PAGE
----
Seoul National University, Gwanak Arboretum Education & Management Building / TAAL Architects
Seo Jiyoung, Zo Hangman
Architecture as Space, Architecture as Product – There are two major attitudes towards ‘executing architecture’: designing architecture as space and designing architecture as a product. Many architects and studios in the schools emphasize ‘architecture as space’. Taking the proverb, ‘the use of the bowl is in its void’, for example, they tend to denigrate morphism and functionalist architecture in favor of a ‘sense of place and atmosphere that is often difficult to define. However, these two attitudes are not superior, opposite, or incompatible. Those who speak of architecture as space place their weight on history, memory, tradition, context, place, and so on, and those who design architecture as a product concentrate on function, performance, form, material, technology, tectonics, and details. The architecture of the former is usually studied through perspective drawings, and the hand sketches of the architect, and the latter is usually expressed through bird’s-eye views, isometrics, and exploded drawings. Of course, the former is more interested in sensitivity and the artistic, and the latter is more interested in reason, technology, and the scientific.
Throughout the era of modern architects, there was an enthusiasm for new machinery and the advancement of capitalism, while now Korean architecture seems to talk about space but, it is often focused on the product or commodity. The modern-style buildings in a prestigious architecture magazine also boast the concept behind each, but this is like an iPhone, Galaxy, Huawei, or Xiaomi phone displayed in a store showcase as different brands. When it comes to commercialization, it is not easy to be distinctive because they are required to be fashionable, designed and built at a faster and faster pace, and constructed to achieve maximum performance at minimum cost. The situation at the time of designing the Gwanak Arboretum Education & Management Building constituted of a client-less, short design period, an insufficient construction budget, and the complicated selection of the contractor was hard to figure out due to the blind bid by Public Procurement Service, which was not different from that stated above. The biggest idea that arose during the design phase of this building was that it should not be architecture that is biased towards only the creation of either a space or a product. Therefore, in order to devise architecture as a spatial experience, the reinterpretation of Korean traditional architecture was adopted, and digital design and fabrication were used to cope with the sense of architecture as a product.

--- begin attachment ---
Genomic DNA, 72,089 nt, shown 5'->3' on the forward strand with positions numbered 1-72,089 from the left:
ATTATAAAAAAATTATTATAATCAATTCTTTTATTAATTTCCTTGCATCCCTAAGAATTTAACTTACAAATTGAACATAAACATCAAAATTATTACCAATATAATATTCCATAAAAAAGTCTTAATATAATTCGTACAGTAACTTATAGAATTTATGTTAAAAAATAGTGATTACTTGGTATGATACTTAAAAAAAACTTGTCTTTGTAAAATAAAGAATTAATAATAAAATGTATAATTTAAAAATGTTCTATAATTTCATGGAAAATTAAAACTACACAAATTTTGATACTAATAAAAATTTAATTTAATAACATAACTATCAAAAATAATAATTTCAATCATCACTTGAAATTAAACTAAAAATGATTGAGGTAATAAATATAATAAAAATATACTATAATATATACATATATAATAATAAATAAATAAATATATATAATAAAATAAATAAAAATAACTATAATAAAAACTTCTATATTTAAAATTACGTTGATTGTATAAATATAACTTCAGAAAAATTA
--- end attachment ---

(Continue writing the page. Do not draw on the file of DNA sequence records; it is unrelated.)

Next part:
The Art of Architecture – As a historical record, architecture should not only partake in the mainstream culture of its time but also identify with advanced technology. Two kinds of technology are usually used in the realization of a building: design technology and construction technology. Architects should select design technologies with construction technologies in mind. More recently, in terms of architectural production, the maximum amount of factory fabrication is required along with the minimum amount of on-site construction for ‘architecture as product’. Since the Gwanak Arboretum Education & Management Building was in a heavily wooded mountain area, rather than in an urban context, lean construction, which minimizes on-site construction, was considered one of the important factors from the beginning. For this purpose, instead of a reinforced concrete structure, which a lot of construction equipment on the field, they adopted a lumber structure, which was the inevitable decision to match the status of a building for the study and cultivation of plants and trees.